When part-time museum worker Trevor Worthy went for a spot of casual cave exploring one Saturday afternoon in 1982 he stumbled upon something other than your usual pile of rocks.
Climbing down through a hole in a the ceiling of Brier's Cave, he virtually fell onto the ancient skeleton of a giant moa.
The three-metre tall member of the second-biggest species that ever lived had, thousands of years before, fallen through the same hole.
The bird had wandered around for a while, searching for a route back to the surface. There was no way out, and no food in the chamber that marked the end of the search.
So the moa sat back on its haunches and waited. Hunger took it toll, and eventually the long neck slumps forward to lie stretched along the ground.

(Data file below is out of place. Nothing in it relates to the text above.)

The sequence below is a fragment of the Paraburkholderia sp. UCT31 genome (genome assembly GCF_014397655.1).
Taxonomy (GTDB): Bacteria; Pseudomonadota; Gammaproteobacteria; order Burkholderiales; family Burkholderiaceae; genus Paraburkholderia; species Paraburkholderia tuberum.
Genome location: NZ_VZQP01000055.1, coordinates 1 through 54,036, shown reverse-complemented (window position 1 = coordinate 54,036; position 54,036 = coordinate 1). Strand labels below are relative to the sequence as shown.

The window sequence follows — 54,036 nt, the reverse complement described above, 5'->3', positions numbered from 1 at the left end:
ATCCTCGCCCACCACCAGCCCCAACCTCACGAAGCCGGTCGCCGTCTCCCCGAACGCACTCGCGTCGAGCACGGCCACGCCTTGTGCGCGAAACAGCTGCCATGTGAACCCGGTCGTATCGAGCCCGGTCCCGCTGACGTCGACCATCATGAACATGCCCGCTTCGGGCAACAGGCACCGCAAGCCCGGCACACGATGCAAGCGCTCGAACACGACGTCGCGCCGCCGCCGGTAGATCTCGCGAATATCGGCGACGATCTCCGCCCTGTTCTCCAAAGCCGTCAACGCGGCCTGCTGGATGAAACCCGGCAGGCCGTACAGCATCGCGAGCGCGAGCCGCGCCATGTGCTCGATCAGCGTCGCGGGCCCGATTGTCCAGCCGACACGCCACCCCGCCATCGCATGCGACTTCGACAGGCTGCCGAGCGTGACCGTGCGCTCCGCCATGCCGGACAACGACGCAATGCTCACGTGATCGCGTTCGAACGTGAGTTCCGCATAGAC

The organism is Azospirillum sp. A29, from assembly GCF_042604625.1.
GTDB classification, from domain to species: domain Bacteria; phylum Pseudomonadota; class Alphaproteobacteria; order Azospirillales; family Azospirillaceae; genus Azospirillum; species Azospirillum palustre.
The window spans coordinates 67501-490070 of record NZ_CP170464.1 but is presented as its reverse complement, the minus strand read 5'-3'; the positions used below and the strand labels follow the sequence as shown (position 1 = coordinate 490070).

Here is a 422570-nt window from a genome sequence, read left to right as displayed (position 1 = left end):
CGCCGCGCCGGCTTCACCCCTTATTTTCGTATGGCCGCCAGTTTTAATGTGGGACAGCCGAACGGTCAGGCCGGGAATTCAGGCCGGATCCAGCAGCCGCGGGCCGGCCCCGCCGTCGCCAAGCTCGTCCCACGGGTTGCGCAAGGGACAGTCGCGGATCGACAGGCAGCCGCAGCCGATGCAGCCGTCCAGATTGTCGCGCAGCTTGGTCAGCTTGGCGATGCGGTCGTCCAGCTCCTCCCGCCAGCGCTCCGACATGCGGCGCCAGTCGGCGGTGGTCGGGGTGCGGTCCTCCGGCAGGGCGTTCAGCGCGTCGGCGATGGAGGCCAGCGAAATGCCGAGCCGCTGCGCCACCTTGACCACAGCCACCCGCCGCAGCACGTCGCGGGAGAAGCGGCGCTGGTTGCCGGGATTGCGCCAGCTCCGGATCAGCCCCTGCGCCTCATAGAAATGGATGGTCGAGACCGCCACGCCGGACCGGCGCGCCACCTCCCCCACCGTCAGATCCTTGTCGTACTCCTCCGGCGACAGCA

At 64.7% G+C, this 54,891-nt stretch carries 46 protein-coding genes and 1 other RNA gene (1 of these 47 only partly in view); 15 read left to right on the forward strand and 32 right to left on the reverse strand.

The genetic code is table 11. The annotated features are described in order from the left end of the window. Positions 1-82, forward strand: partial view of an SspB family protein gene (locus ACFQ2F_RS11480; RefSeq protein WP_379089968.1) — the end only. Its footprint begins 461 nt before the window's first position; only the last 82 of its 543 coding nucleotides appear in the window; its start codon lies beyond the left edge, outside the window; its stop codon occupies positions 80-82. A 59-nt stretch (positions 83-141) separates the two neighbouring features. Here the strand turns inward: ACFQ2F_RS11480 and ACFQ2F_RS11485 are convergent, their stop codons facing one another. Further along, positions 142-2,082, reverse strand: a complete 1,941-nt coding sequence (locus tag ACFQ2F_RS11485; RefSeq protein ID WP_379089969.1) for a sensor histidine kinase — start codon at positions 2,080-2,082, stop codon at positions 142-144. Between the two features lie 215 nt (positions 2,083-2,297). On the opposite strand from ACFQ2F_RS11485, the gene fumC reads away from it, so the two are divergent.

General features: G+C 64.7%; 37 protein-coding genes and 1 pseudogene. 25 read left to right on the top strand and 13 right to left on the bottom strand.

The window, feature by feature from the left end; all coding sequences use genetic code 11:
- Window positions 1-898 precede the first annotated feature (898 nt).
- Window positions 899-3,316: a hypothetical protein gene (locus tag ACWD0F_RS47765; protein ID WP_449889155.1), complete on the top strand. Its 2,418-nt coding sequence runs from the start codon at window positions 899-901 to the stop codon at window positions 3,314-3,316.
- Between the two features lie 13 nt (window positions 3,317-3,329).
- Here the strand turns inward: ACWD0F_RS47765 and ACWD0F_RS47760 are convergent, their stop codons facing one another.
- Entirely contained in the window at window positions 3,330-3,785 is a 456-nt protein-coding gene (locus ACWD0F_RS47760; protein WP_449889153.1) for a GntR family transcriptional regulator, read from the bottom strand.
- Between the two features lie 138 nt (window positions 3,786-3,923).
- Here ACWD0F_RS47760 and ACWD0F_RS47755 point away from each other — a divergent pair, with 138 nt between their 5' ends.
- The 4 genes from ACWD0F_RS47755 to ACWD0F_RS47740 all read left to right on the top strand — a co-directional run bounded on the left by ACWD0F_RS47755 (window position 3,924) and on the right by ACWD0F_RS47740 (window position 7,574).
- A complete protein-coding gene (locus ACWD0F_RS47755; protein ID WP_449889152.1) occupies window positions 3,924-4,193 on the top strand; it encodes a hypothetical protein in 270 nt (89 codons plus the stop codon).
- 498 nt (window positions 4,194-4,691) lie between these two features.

And after what could have been several weeks the moa starved to death without changing position.
It sat there for centuries, waiting unwittingly to fulfil its destiny as a treasured relic of a forgotten age.
Mr Worthy carefully packed up the skeleton in boxes and it eventually was put back together and went on display in the Waitomo Caves Museum.
- (Live Matches)